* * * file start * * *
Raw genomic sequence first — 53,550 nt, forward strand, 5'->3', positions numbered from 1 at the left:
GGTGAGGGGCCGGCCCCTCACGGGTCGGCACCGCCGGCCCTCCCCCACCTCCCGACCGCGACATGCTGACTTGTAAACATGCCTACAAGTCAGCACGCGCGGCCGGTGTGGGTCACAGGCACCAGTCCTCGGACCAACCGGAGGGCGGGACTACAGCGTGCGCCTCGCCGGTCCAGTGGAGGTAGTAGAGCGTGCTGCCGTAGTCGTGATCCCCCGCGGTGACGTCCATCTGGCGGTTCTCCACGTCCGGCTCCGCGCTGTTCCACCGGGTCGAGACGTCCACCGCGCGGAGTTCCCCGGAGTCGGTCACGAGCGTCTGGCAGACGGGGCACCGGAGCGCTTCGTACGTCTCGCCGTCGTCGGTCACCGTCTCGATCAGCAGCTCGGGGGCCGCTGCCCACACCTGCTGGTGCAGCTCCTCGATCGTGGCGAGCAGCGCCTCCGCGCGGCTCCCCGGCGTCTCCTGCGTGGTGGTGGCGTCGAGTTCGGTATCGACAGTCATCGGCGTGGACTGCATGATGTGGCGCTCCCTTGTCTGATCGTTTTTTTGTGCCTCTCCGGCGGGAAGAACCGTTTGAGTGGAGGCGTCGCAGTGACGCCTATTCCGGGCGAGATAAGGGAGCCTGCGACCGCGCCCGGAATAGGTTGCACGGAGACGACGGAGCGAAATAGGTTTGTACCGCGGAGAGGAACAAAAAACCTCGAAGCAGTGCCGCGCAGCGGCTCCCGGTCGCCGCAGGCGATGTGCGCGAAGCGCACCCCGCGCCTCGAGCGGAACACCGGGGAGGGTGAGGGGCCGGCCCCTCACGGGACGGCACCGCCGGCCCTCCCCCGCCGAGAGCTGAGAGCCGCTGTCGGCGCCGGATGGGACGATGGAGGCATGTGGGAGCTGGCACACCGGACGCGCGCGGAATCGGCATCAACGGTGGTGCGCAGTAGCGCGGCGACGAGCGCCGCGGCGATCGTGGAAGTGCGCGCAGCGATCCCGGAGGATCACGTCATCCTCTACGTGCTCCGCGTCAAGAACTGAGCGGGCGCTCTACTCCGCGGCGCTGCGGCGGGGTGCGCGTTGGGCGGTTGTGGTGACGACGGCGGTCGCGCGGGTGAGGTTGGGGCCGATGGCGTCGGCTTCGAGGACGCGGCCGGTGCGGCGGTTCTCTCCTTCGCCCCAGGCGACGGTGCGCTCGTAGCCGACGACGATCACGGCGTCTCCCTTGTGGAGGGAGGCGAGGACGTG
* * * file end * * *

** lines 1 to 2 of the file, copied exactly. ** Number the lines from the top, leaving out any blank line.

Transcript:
Raw genomic sequence first — 53,550 nt, forward strand, 5'->3', positions numbered from 1 at the left:
GGTGAGGGGCCGGCCCCTCACGGGTCGGCACCGCCGGCCCTCCCCCACCTCCCGACCGCGACATGCTGACTTGTAAACATGCCTACAAGTCAGCACGCGCGGCCGGTGTGGGTCACAGGCACCAGTCCTCGGACCAACCGGAGGGCGGGACTACAGCGTGCGCCTCGCCGGTCCAGTGGAGGTAGTAGAGCGTGCTGCCGTAGTCGTGATCCCCCGCGGTGACGTCCATCTGGCGGTTCTCCACGTCCGGCTCCGCGCTGTTCCACCGGGTCGAGACGTCCACCGCGCGGAGTTCCCCGGAGTCGGTCACGAGCGTCTGGCAGACGGGGCACCGGAGCGCTTCGTACGTCTCGCCGTCGTCGGTCACCGTCTCGATCAGCAGCTCGGGGGCCGCTGCCCACACCTGCTGGTGCAGCTCCTCGATCGTGGCGAGCAGCGCCTCCGCGCGGCTCCCCGGCGTCTCCTGCGTGGTGGTGGCGTCGAGTTCGGTATCGACAGTCATCGGCGTGGACTGCATGATGTGGCGCTCCCTTGTCTGATCGTTTTTTTGTGCCTCTCCGGCGGGAAGAACCGTTTGAGTGGAGGCGTCGCAGTGACGCCTATTCCGGGCGAGATAAGGGAGCCTGCGACCGCGCCCGGAATAGGTTGCACGGAGACGACGGAGCGAAATAGGTTTGTACCGCGGAGAGGAACAAAAAACCTCGAAGCAGTGCCGCGCAGCGGCTCCCGGTCGCCGCAGGCGATGTGCGCGAAGCGCACCCCGCGCCTCGAGCGGAACACCGGGGAGGGTGAGGGGCCGGCCCCTCACGGGACGGCACCGCCGGCCCTCCCCCGCCGAGAGCTGAGAGCCGCTGTCGGCGCCGGATGGGACGATGGAGGCATGTGGGAGCTGGCACACCGGACGCGCGCGGAATCGGCATCAACGGTGGTGCGCAGTAGCGCGGCGACGAGCGCCGCGGCGATCGTGGAAGTGCGCGCAGCGATCCCGGAGGATCACGTCATCCTCTACGTGCTCCGCGTCAAGAACTGAGCGGGCGCTCTACTCCGCGGCGCTGCGGCGGGGTGCGCGTTGGGCGGTTGTGGTGACGACGGCGGTCGCGCGGGTGAGGTTGGGGCCGATGGCGTCGGCTTCGAGGACGCGGCCGGTGCGGCGGTTCTCTCCTTCGCCCCAGGCGACGGTGCGCTCGTAGCCGACGACGATCACGGCGTCTCCCTTGTGGAGGGAGGCGAGGACGTG